|Title:||Wor(L)d- Spaces: The Definition of ‘Word’|
|Email:||click here TO access email|
|Institution:||Indian Statistical Institute|
It is dialogic paper on the epistemological status of “word”, where proposer, a word-atomist, introduces three definitions of “word” per se and the opponent, a discourse-holist, nullifies those three claims of the proposer. The three definitions of the proposer follow the arguments given by the word-atomists and are as follows: (a)Word (W) is subordinate to sentence (S) and thus W S; (b) Word is a minimal free form; (c) Word as a signifier denotes matter or the order of world. According the opponent’ strategic definition, word is something (visual black/any other colored figure) in between two (white or any other colors) spaces (grounds) and the boundaries of word depend on the particular literate community’s way of manipulating blank (“other” spaces or “silenceme”) spaces in their printing/writing. Thus, “word” is a culture-specific concept, which has only visual representation. A literate speaking subject, in her printing culture, has only a visual sensation of word. The blank/other spaces may be perceived/recognized as a category called absence.
Opponent’s first argument was against the vyaiakaranika definition of “word” as one of the levels of hierarchical linguistic analysis. At that moment of speaking, from the subject’s position, it is not (word-) stress, but it is rather a harmonic intonation of a discourse (that follows logarithmic pattern), which the speaking subject is expressing as a continuum without being ontologically conscious about the grammarians’ order of things. According to the opponent’s opinion, the memory of these blank spaces may also influence the way of speaking of a literate speaker. The isolated words are citation forms as it is legitimatized in the dictionary produced by the print capitalism. Thus, the typological differences of languages on the basis of word-morpheme ratio hold no water at all if one does not consider the literate culture-specificity of “word”. The opponent also opposes the definition-2 by questioning the ethico-epistemological meaning of “freedom” of word as a minimal free form. When anyone was asking me, “What’re you doing?” I said, “Nothing.” This supposed single word, ”nothing” , a supposed minimal “free” form in this so-called single word-sentence, is not free at all — “nothing's” freedom was pervaded by “other” non-signs. The act of speaking is constrained, appropriated, approximated by the unspeakable/unspoken spaces — so-called blank spaces are controlling the revealed speech. These blank spaces are emitting different surplus meanings in different space-times. Silenceme is a subjective spatio-temporal “perception” of absence of speaking. In case of definition-3, that puts word as a signifier, which is signifying something (signified), the opponent proposes (a) word as signifying representation represents other representative signifiers, but not the object, thanks to the anthropocentric perceptive limit as supposed object is always unknown and unknowable and all wor(l)ds are not subservient to intensive definition; (b) the order of supposed signified is always subservient to the spatio-temporal de-sign-ation and therefore, bears different representations in different space -time and thus equating pada (word as deployed in sentences) with padartha (matter) or wor(l)d-logic that pursues minimal substantive representation as the static meaning of the wor(l)d cuts a sorry figure. After refuting word-atomist views, the opponent proposes her discourse-holism (not the sentence-holism as proposed by Bhartrhari) hypothesis by introducing the hypothesis of intimate attachment of sound-continuum in a given discourse that also bears the marks of scattered, fragmented blank loci of silencemes.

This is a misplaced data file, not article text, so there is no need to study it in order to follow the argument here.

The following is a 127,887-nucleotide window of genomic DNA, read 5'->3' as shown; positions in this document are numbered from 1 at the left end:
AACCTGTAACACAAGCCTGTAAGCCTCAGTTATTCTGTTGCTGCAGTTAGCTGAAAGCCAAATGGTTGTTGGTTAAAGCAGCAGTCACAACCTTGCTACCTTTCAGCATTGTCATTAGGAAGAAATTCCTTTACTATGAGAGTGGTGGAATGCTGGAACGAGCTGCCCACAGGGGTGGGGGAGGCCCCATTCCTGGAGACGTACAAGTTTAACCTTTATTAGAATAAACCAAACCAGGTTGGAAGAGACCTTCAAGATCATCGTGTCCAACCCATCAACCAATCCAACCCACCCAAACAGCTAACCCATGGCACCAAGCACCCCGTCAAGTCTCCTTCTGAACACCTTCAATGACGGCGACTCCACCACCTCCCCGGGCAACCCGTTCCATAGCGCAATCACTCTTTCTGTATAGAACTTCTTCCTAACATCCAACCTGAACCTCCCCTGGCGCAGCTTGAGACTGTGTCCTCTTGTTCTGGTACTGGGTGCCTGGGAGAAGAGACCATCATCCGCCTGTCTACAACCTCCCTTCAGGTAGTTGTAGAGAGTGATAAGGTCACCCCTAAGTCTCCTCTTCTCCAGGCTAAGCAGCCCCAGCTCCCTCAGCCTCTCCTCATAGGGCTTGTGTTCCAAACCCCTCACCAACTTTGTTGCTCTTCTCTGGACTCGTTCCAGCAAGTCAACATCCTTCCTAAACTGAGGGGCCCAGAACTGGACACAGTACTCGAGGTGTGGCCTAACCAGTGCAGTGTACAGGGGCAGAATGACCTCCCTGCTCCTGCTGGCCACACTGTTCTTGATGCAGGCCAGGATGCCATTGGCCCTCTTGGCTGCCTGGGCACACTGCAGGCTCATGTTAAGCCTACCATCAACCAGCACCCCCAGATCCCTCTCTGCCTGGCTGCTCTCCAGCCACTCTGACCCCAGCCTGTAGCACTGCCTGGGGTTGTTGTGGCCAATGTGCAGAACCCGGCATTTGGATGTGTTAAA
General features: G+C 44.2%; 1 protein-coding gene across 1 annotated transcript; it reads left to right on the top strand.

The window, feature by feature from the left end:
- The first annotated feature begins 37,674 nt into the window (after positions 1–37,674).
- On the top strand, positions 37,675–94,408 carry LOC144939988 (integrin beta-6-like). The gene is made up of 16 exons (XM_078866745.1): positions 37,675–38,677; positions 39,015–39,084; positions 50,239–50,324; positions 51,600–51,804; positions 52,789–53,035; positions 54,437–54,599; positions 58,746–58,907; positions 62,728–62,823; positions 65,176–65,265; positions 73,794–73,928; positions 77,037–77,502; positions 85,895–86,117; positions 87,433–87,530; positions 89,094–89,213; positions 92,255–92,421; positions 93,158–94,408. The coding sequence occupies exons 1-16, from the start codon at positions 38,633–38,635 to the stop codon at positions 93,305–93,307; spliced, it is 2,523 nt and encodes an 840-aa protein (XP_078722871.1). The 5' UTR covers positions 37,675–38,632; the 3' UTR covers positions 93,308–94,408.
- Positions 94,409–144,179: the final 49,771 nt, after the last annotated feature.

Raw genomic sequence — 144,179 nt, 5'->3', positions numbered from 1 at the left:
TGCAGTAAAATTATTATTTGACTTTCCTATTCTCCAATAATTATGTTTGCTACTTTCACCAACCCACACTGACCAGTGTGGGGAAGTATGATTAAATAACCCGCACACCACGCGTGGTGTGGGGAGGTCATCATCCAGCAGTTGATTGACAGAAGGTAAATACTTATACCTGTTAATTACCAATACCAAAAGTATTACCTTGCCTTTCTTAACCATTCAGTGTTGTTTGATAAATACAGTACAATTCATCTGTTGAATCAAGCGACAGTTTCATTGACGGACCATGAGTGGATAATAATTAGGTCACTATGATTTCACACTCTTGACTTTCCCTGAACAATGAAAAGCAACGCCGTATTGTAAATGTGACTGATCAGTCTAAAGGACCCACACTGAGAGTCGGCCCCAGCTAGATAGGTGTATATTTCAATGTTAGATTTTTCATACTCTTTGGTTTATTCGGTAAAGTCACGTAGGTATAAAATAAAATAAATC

|Publication Info:||Encyclopedia of Science of Language, Polimetrica Onlus, Milan, Italy 2007.|
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